Republican presidential nominee Mitt Romney boards his campaign plane Thursday in Dayton, Ohio, for a flight to North Carolina. In comments to The Columbus Dispatch, Romney said uninsured Americans don't die from a lack of health care.
Republican presidential nominee Mitt Romney boards his campaign plane Thursday in Dayton, Ohio, for a flight to North Carolina. In comments to The Columbus Dispatch, Romney said uninsured Americans don't die from a lack of health care. Evan Vucci/AP
Another day, another editorial board, another controversial remark for Republican presidential nominee Mitt Romney. On Wednesday, it was abortion. On Thursday, health care.
The former Massachusetts governor has said repeatedly that one of his top priorities is to repeal the federal Affordable Care Act, known increasingly as "Obamacare." He's said less about what exactly he would replace it with.
In a discussion of that plan with editors of The Columbus Dispatch, Romney said this:
"We don't have people that become ill, who die in their apartment because they don't have insurance. We don't have a setting across this country where if you don't have insurance, we just say to you, 'Tough luck, you're going to die when you have your heart attack.' No, you go to the hospital, you get treated, you get care, and it's paid for, either by charity, the government or by the hospital."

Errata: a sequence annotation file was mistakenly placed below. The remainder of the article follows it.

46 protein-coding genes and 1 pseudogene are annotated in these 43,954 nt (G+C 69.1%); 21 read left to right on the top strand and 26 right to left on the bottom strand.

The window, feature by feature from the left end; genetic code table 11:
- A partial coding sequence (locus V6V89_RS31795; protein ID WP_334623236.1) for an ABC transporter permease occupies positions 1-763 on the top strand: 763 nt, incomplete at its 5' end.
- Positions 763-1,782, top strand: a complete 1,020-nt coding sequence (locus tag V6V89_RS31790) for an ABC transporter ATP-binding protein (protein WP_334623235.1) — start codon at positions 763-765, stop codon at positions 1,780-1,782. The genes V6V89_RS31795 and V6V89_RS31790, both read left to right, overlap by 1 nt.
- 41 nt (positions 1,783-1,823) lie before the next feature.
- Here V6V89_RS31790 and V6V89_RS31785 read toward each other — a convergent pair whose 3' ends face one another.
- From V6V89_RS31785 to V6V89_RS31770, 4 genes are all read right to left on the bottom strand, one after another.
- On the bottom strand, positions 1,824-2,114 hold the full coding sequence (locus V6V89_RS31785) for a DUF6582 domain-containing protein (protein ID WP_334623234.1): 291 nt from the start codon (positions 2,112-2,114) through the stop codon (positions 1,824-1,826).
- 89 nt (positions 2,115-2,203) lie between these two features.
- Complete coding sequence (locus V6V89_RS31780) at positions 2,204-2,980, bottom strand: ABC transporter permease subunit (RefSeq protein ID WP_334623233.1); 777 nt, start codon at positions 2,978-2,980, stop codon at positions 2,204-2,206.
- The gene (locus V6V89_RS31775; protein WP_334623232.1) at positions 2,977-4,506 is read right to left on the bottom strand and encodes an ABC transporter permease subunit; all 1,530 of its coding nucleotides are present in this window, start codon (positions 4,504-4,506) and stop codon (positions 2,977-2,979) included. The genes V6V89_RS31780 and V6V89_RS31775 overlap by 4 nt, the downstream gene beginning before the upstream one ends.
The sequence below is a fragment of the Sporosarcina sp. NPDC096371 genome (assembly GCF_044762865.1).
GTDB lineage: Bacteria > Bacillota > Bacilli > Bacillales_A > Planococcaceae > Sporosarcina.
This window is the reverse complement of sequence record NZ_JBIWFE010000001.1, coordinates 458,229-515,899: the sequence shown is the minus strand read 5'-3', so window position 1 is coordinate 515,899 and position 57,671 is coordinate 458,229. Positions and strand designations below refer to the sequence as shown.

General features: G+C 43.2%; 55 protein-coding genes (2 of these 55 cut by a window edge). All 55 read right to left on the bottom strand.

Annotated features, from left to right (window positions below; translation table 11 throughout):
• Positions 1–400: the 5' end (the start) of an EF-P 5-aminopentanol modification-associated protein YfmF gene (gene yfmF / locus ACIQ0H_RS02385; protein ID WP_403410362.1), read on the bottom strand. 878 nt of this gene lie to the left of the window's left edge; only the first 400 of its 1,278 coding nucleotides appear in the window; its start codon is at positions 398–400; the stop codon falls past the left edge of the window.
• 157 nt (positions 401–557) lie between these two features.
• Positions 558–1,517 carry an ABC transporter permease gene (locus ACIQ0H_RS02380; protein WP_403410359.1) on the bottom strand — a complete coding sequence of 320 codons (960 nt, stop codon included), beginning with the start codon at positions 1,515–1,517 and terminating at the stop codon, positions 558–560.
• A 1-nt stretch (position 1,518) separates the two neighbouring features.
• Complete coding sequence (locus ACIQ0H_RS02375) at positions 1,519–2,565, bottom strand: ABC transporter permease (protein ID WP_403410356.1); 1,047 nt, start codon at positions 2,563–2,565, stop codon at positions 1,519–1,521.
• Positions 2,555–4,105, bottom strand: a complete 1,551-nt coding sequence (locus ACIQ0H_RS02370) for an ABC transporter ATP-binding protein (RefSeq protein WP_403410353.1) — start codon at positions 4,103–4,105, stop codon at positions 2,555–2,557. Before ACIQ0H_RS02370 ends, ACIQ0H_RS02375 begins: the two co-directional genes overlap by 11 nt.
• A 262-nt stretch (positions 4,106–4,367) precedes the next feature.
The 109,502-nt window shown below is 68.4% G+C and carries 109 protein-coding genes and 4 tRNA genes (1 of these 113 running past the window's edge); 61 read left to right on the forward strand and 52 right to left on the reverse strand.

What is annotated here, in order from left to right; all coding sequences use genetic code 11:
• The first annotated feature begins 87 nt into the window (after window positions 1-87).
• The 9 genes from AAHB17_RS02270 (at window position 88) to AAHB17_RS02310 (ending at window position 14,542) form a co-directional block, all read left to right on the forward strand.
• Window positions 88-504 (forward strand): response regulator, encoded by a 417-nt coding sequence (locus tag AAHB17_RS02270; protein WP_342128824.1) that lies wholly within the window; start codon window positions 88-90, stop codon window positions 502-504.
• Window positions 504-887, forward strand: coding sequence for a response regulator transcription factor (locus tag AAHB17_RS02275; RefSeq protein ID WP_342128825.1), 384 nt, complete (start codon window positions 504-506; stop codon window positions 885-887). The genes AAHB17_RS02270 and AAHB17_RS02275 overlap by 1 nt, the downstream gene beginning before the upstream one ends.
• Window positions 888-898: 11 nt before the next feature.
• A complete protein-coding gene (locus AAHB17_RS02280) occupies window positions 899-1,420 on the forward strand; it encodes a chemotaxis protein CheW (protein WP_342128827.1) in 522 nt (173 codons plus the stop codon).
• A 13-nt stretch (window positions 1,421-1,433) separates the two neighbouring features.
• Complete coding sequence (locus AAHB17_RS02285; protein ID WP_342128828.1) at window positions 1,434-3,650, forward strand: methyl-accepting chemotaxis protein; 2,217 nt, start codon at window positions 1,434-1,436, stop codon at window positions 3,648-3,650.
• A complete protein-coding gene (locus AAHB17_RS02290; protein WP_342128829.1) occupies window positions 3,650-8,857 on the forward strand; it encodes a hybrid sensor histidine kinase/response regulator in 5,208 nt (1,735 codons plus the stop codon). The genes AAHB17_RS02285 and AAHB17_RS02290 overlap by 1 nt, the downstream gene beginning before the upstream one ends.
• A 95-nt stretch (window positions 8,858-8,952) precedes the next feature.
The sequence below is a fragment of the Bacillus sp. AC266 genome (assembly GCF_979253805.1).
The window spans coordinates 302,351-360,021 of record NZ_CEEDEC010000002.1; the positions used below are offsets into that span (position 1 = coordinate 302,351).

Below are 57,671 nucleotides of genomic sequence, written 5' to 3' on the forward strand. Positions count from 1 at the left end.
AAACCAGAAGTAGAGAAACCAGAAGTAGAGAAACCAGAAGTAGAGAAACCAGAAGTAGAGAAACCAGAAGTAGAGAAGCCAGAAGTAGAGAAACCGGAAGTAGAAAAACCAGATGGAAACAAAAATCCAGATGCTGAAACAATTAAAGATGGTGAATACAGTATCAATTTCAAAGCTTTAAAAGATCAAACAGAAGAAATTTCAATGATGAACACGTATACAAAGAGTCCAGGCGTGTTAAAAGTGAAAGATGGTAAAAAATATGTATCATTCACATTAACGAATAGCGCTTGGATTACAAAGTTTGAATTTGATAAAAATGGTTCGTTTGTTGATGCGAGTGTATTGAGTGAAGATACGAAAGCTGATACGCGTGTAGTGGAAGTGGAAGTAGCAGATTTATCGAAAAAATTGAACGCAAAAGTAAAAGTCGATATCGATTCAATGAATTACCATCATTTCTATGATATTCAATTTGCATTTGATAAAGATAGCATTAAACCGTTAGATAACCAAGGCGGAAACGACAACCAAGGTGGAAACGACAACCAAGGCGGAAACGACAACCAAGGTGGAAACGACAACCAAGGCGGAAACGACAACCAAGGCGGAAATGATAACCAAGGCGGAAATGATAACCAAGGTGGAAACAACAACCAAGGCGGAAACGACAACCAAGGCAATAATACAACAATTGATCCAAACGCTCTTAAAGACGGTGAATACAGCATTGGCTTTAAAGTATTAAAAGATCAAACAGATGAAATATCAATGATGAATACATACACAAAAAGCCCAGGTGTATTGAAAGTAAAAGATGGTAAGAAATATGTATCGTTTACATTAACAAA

Now that sounds similar to comments Romney made last month in an interview with CBS's 60 minutes — but not the same.
What he said last month was that if people need emergency care, they can always go to a hospital and get it. And that's true. The Emergency Medical Treatment and Active Labor Act requires hospitals to treat people who show up with bona fide emergencies, or women in, as the name suggests, active labor. But it doesn't require them to provide that care for free. They can, and usually do, try to collect from even uninsured patients, often at fees well above those negotiated by insurance companies.
But Romney was talking about something slightly different in Ohio: the idea that the U.S. doesn't have people who become ill or die because they don't have insurance. That, however, is belied by a large and growing body of academic studies, starting with a landmark study from the nonpartisan Institute of Medicine in 2002 that found 18,000 people died in the year 2000 because they lacked health insurance. Various updates of that study have come up with even larger numbers, mostly because of a growing number of uninsured people, combined with the increasing cost of medical care. In other words, there's a growing gap between what you can get with insurance and without.
And it's not just deaths. Studies also show people who get sick have worse outcomes if they don't have insurance than if they do, across a wide array of ailments, from cancer to heart disease to asthma.
Meanwhile, Democrats were already poised to pounce. Even before Romney made his comment, access to insurance was something President Obama's campaign has been hammering on. In events in Colorado, a swing state, the president has been introduced by a college student named Ryan Case, who recently lost both his parents after they lost their health insurance.
After Romney's comment in Columbus became public, the Obama campaign tweeted a link to a video featuring Case blaming that lack of insurance for contributing to both of his parents' deaths.